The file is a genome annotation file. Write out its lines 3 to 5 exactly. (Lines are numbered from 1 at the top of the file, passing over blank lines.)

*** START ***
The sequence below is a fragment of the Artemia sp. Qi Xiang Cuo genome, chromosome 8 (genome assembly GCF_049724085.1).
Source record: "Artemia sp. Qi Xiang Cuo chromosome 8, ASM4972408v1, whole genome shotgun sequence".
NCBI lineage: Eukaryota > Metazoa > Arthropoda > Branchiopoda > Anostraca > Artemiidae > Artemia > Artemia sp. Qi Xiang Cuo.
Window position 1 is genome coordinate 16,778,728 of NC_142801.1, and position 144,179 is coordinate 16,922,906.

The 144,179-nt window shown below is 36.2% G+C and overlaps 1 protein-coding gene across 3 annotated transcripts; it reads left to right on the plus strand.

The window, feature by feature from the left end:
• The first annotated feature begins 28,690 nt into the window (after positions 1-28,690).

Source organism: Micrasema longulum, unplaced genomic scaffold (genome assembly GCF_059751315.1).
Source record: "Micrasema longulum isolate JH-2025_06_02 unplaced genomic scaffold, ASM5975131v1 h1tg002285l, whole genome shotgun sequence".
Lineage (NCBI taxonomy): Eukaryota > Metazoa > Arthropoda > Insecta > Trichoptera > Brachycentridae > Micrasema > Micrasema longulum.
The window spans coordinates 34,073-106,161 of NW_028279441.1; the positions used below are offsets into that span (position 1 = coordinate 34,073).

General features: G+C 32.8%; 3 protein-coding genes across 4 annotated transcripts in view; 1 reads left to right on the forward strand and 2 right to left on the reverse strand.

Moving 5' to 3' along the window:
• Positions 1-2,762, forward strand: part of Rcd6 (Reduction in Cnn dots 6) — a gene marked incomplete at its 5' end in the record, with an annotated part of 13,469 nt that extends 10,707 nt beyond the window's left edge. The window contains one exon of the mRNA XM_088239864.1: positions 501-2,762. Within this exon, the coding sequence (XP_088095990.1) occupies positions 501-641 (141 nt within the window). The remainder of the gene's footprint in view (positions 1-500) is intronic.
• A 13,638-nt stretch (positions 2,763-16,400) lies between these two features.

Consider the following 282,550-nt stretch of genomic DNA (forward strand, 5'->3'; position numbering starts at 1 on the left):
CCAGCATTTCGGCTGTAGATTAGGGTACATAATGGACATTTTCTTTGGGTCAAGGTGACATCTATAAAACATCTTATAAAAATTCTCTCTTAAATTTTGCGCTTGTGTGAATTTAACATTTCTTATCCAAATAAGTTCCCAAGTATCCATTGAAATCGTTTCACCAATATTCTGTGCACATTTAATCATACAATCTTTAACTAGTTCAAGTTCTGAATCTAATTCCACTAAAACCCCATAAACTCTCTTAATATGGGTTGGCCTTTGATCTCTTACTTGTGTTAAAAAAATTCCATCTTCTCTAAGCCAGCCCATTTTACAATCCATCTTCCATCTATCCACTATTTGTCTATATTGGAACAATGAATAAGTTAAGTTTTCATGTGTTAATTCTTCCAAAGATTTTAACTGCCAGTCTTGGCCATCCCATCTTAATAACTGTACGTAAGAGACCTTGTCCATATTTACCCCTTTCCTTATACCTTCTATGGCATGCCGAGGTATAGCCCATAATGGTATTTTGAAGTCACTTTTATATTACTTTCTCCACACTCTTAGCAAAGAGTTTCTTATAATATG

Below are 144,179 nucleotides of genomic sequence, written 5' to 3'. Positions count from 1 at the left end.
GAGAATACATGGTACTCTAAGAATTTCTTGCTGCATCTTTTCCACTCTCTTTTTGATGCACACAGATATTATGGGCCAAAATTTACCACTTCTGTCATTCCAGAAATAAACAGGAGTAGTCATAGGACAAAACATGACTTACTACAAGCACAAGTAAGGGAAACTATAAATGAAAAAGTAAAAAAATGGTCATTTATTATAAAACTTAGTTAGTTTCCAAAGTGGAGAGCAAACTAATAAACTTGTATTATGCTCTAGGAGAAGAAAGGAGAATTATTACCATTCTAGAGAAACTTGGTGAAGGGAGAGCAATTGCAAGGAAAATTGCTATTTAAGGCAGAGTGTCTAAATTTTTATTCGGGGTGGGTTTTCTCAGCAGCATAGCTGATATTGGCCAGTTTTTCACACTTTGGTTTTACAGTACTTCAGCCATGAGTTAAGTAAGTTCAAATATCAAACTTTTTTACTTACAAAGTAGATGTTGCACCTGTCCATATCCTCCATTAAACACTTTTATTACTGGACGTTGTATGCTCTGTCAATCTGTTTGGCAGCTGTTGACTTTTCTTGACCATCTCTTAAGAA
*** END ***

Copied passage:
NCBI lineage: Eukaryota > Metazoa > Arthropoda > Branchiopoda > Anostraca > Artemiidae > Artemia > Artemia sp. Qi Xiang Cuo.
Window position 1 is genome coordinate 16,778,728 of NC_142801.1, and position 144,179 is coordinate 16,922,906.

The 144,179-nt window shown below is 36.2% G+C and overlaps 1 protein-coding gene across 3 annotated transcripts; it reads left to right on the plus strand.